Alexander Russo had this to say:
What if someone took one of the most commonplace objects in education -- pencils, say, or reams of paper -- and found a way to produce and distribute them at much greater cost and energy use? (sic) That's what's apparently just happened in the grocery store industry, where a new kind of squared-off gallon milk jug (pictured) is saving production, storage, and distribution costs -- even if it's not so easy to use at first (NYT).
The closest thing I can think of in education might be open-source software, which lowers purchase and licensing costs for basic software. Whiteboards seem like they're not much less expensive than blackboards. Ditto for newfangled artificial turf. But maybe I'm missing something. Ideas?
This kind of short-sightedness is fairly common in education. It's not that he's really missing so much as not looking at other parts of the package.
Open Source software is wonderful. I use it and it works well - as well as the commercial stuff. The problem is that I tend to be ahead of the curve. Most teachers aren't.
If you allow teachers to find OSS and install and maintain it, you will have 15% who do a good job and get good software and put it to proper use in the educational setting. You'll have 50% or so flailing around, grabbing half-baked projects from three or four sources, messing up the implementation or just not making very good use of it. You'll have the remainder installing ad-supported malware or worse.
If IT is in charge of securing, promoting, installing, and training, then you will never have OSS in schools except for the rare case. The IT guys don't have the same needs and priorities as the teachers. For them, and for the training staff, having an identical install on every school machine is worth the expense and most of the time that means Commercial Software that is also on the typical home machine as well. Better to have MSOffice on every machine than to try and train up OO on this crowd.
Compatibility is a big thing, since teachers share a lot of things. If it requires a lot of conversion, most won't bother. If Word can't open the Works file or the ClarisWorks file or the WordPerfect file, then the file won't be opened.
It is amazing how little most teachers are able to teach themselves and how much we whine and complain when faced with anything out of the ordinary. Every new update is met with enough wailing that you'd expect to find blood spilling on the floor. Don't even think about changing the grading program. I know of teachers who wouldn't even enter grades into the parent-accessible on-line gradebook until the last day of a marking period, and then only a final grade. Why? They didn't like it.
Now imagine the IT guy trying to switch everyone to OpenOffice. "We need training." "My files won't import." "How do you open a file?" "Where is Excel." "Why did you change; the old program was so much better." I can't see IT bothering.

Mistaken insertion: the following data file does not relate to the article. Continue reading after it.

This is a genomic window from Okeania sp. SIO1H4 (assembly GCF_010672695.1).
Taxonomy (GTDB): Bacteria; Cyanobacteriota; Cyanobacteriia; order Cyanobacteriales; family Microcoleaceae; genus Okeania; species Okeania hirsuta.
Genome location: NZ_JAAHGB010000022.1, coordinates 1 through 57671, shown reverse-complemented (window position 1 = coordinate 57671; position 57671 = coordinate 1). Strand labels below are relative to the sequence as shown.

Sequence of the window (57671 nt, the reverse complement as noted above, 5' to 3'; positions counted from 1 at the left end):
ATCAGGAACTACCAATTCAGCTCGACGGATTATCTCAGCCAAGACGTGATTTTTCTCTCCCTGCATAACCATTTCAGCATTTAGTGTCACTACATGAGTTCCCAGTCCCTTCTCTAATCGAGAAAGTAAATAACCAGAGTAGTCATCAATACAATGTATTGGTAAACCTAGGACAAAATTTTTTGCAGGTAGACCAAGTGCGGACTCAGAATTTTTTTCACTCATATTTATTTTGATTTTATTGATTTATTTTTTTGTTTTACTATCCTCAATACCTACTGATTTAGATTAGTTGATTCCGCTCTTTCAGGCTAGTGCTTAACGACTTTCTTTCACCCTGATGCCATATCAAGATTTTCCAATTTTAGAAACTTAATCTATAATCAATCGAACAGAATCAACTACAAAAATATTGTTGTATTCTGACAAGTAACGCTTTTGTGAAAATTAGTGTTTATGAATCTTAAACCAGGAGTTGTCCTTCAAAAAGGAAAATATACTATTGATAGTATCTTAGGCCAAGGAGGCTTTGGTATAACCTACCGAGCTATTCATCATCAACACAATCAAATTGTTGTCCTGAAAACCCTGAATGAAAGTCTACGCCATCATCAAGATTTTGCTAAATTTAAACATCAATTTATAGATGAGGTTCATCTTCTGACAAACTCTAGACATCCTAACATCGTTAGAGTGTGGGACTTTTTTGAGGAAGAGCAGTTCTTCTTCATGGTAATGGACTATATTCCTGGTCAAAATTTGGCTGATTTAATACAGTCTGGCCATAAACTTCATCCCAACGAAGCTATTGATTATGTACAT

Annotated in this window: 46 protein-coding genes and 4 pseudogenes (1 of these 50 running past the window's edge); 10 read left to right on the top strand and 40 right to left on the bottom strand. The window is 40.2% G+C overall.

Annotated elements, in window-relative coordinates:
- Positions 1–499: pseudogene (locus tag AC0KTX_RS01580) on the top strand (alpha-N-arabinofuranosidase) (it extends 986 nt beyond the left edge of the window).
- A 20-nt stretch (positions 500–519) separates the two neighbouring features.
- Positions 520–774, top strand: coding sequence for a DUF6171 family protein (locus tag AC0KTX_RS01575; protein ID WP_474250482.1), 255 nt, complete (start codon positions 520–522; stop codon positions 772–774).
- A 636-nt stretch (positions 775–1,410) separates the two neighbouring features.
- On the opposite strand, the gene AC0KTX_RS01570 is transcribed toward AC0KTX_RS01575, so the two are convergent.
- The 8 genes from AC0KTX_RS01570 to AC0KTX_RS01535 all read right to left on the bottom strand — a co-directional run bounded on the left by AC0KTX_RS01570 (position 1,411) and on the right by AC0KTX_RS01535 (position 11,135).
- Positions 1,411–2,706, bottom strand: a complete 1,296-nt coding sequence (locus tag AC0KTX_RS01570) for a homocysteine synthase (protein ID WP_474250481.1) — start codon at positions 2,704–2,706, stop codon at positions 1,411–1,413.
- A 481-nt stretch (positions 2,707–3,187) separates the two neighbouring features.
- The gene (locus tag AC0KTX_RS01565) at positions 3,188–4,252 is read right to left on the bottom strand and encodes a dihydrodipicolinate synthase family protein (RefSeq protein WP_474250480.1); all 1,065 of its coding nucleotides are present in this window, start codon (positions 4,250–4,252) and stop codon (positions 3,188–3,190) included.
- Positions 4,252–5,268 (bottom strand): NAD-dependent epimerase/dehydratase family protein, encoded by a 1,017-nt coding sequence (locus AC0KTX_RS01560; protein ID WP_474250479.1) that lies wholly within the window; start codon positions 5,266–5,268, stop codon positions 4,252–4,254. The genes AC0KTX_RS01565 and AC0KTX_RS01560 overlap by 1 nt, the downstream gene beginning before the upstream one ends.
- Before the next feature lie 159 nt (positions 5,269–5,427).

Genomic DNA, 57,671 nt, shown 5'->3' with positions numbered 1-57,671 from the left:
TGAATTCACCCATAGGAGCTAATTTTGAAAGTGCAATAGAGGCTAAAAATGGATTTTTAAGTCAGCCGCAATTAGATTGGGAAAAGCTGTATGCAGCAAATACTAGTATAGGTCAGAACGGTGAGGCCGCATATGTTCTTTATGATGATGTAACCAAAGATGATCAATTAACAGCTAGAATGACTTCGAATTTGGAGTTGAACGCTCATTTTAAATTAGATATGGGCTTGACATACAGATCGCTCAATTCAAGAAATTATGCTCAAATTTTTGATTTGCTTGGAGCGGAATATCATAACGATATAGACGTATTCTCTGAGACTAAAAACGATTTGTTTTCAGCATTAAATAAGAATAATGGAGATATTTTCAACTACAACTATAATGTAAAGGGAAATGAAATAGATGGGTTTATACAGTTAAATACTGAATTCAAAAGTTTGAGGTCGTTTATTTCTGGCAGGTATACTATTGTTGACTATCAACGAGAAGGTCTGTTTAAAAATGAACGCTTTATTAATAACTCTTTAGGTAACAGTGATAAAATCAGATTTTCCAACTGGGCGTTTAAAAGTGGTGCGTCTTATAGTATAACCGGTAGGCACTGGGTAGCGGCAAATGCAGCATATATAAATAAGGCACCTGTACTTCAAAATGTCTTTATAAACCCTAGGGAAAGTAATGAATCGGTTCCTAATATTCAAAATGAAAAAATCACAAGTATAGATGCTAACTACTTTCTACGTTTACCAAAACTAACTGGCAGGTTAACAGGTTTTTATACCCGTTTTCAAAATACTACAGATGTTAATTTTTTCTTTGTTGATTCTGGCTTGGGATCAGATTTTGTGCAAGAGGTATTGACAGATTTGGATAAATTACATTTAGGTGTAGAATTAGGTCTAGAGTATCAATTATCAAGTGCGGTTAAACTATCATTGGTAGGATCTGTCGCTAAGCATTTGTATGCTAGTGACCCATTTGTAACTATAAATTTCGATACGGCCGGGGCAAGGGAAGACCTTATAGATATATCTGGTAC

Gadgets and gimmicks are a slightly different story in education. Everyone wants the latest and most expensive, even if they need "at least three days of training in order to learn the Smartboard." Because teachers generally don't learn on their own time, the school has to hire subs to cover classes while teachers learn simple tasks. It's okay, apparently, because the students "have work to do."
Bottom Line: The students can learn from a worksheet without a teacher present but the teachers can't. Makes sense to someone.
Whiteboards are cheaper than blackboards if you are buying one or the other and outfitting a room for the first time. Blackboards are cheaper if they are already there. I reject ripping out decent blackboards to install whiteboards for just "modernization". Ditto for Smartboards. In fact, the stupidest thing to do IMNSHO, is to replace boards. Simply add the new to another part of the wall. There is nothing quite like having 4 good blackboards and a whiteboard/ smartboard. Then again, I teach math.
So what about the great boondoggle of our age, astro-turf? Please. Schools have main fields for several sports, practice fields, little spaces in between where the track kids do sprints and it's all one big stretch of grass and easy to maintain. Mow it regularly and seed it and fill some holes judiciously and you're good to go for years. If the puddles get too big, drag the goals and the bleachers 20 yards laterally and viola!, a new field.
Enter the astro-turf gadget. It's expensive and it's only on the main field. Which then has to been maintained with sweepers, repair kits and 6 different sets of lines in a rainbow of colors (because fairness dictates that boys' and girls' teams all get access to the good facilities) plus a bunch of other expenses not mentioned in the installation guide or in the brochure thrown at the school board. And don't forget the rest of the fields are still in use ... you don't really save much on those costs.
Why is this good? Because one field of the ten around your building never looks muddy. That's the only reason.
What's the big kicker? Artificial turf needs replacement every 10 years, leading to a annualized cost of $40 to $60k. Hardly a good use of money in my book. Better to use that on the care and maintenance of 10x as much grass.